Play opens Sept. 6
The cast and crew of the Pulaski Fine Arts Association production of “Harvey” have been hard at work since early July to bring the classic comedy to the Theater on the Square.
Now the production is nearly ready, with opening night set for 7:30 p.m. Sept. 6 in downtown Waynesville, with future performances set for 7:30 p.m. Sept. 7, 13, 14, 20 and 21, along with a 2:30 p.m. matinee Sept. 15.
A classic of both stage and screen, the Pulitzer-Prize-winning “Harvey” was written by Mary Chase in 1944, and adapted into a highly successful movie starring Jimmy Stewart in 1950. Director Geri Dullhammer noted that PFAA’s production stays faithful to the stage version.
“This is the original script,” she said. “It’s a very light comedy, and a little bit of a fantasy. It’s been a joy to direct; the cast is fantastic, and it’s a fun show. We just need people to come out and see it.”
“Harvey” tells the story of the friendly and mild-mannered Elwood P. Dowd, played by Curtis Wood, who repeatedly invites his friend, Harvey, to social gatherings held by his sister, Veta Louise, played by Maria Whittaker. The trouble is, Harvey is an imaginary, 6-foot-tall rabbit.
Wood describes Dowd as “an interesting individual” who has been fun to portray because of his ever-friendly nature.
“Everybody he meets, he tries to make them his best friend. It’s fun to play Elwood, because he’s the calmest, coolest person in the play,” Wood said. “He takes everything really easy. In fact, another character comments that this idea of an imaginary rabbit — Elwood is the perfect person for him to have approached, because he’s probably the only person in the world who might be OK with having this imaginary 6-foot white rabbit with him.”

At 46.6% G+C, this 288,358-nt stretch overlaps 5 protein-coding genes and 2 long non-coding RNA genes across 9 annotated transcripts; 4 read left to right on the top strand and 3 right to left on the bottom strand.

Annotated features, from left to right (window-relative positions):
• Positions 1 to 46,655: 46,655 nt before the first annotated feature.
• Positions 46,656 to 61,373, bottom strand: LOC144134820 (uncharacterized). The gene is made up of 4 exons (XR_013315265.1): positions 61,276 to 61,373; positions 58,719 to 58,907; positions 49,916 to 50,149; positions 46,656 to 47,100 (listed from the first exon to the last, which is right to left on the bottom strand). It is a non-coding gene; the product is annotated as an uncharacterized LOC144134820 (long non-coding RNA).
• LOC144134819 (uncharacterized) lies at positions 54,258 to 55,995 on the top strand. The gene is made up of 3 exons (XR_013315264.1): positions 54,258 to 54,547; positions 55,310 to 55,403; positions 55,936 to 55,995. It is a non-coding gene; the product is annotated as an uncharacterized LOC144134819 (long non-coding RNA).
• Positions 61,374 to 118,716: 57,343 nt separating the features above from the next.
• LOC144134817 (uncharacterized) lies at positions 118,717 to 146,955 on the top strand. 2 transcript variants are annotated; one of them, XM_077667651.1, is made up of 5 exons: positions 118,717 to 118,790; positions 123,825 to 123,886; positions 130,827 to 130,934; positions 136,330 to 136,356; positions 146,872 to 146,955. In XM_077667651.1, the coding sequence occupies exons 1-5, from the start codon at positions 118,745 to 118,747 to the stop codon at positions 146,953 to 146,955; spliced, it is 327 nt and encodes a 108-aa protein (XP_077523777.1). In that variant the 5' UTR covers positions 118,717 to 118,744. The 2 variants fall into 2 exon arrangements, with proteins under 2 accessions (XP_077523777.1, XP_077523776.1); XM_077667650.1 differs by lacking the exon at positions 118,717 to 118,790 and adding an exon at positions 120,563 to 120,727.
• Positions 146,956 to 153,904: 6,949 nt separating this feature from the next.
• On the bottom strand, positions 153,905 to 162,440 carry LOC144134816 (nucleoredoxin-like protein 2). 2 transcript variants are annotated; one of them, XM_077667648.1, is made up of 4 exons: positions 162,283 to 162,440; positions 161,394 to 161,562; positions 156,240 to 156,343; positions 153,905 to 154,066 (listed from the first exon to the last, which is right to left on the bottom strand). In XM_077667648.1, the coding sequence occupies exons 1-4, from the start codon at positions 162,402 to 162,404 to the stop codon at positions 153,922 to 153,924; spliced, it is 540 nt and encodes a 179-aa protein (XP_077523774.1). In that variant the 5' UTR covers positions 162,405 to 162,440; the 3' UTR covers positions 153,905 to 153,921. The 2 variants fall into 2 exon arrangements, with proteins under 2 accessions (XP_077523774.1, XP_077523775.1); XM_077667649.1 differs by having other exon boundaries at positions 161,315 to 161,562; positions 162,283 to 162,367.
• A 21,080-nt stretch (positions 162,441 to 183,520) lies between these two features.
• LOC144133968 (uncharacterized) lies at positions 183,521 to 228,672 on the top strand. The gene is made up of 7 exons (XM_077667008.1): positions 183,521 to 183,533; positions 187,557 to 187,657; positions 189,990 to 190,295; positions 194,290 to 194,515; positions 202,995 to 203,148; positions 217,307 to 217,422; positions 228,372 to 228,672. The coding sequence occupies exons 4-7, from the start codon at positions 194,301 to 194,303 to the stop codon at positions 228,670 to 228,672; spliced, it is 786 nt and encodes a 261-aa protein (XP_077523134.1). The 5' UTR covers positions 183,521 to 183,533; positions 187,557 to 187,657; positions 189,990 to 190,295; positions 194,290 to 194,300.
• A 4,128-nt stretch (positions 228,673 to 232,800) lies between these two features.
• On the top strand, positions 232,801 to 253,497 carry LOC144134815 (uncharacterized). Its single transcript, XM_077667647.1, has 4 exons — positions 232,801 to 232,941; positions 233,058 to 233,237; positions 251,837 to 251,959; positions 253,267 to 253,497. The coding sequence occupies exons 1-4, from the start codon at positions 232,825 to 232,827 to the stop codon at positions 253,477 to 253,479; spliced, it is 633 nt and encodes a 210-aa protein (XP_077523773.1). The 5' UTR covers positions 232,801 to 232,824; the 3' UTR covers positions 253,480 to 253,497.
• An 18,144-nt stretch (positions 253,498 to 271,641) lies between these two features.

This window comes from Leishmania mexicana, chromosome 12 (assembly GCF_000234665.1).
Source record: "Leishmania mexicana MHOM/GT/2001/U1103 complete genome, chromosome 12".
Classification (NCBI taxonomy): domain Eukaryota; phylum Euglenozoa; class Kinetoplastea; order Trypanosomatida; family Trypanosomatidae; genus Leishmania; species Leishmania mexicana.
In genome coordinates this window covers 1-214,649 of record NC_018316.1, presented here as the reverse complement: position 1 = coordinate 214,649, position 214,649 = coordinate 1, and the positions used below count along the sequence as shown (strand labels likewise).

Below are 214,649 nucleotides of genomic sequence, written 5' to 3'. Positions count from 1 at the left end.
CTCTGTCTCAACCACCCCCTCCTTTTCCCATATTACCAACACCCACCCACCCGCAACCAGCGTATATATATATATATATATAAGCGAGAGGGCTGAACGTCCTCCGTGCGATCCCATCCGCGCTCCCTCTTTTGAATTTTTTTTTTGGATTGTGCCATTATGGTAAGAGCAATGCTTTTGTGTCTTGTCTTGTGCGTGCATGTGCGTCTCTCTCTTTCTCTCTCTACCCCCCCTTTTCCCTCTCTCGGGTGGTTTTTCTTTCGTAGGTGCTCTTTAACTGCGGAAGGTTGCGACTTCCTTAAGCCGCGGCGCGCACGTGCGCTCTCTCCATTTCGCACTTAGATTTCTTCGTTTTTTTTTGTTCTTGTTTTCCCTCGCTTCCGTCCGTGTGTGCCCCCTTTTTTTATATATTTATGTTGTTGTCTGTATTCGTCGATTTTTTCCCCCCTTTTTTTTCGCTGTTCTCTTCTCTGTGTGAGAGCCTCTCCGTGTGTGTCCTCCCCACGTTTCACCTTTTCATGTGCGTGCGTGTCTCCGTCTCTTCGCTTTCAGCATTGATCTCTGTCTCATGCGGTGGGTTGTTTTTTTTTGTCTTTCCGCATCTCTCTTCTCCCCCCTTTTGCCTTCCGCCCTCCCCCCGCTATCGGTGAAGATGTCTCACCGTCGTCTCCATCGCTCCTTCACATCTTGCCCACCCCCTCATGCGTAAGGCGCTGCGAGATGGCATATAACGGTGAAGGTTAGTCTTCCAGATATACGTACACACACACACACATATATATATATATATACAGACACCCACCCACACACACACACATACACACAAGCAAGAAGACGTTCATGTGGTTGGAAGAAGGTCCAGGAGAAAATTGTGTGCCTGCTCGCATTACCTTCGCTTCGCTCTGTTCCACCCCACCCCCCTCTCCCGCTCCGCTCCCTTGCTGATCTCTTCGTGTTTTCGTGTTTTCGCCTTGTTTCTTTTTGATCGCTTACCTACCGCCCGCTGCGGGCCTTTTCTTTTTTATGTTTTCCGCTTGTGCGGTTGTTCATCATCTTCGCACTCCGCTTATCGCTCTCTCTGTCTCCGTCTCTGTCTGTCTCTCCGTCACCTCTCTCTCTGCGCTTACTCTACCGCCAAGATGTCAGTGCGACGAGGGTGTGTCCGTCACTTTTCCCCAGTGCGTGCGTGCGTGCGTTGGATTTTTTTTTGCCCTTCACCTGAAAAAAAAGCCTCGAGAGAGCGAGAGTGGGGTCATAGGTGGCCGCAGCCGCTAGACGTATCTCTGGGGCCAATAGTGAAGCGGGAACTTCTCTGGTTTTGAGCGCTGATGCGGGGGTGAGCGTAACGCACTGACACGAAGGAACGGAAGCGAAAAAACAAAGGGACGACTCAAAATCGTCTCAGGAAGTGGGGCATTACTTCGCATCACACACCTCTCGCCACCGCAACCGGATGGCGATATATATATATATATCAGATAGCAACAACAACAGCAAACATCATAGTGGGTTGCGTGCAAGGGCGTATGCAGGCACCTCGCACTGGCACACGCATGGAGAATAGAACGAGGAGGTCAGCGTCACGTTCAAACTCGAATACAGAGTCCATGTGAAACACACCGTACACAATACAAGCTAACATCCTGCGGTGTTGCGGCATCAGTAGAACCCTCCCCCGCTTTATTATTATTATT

Veta, who hopes to climb her way up in the town’s society circles, is embarrassed by Elwood, and decides to have him committed to a sanitarium. However, doing so proves harder than it seems, and begins a mayhem-filled journey filled with mix-ups, mistaken identities and even a couple of unexplainable coincidences.
“Veta is not a calm person,” Whittaker said when asked to describe her character. “She loves her brother, but she’s also tired of this Harvey. She wants to have a social life, and she can’t have one with Harvey around.”
Caught up in the chaos are Veta’s daughter, Myrtle Mae, played by Michal Burton; Mrs. Ethel Chauvenet, an old friend of the family and an elite member of the town’s social circle, played by Sarah Mallman; Ruth Kelley, a nurse at the sanitarium, played by Kaitlin Roberts; Duane Wilson, an orderly responsible for handling patients, played by Alex Pellham; Dr. Sanderson, a young psychiatrist at the sanitarium, played by Jason Wardell; Dr. Chumley, the sanitarium director, played by Thomas Fink; Dr. Chumley’s wife, Betty Chumley, played by Tracy Moran; Judge Omar Gaffney, the family lawyer, played by James Blount, and cab driver E.J. Lofgren, played by Peter Elio James. Dylan Balestraci is also scheduled to appear in the role of Dr. Sanderson Sept. 20 and 21.
Tickets to “Harvey” are $10 for adults and $5 for children and are available by calling Toni Rowland at 573.528.4164 or by visiting https://pfaa-tots.webs.com. For more information, visit the PFAA page at www.facebook.com/ PulaskiFineArts.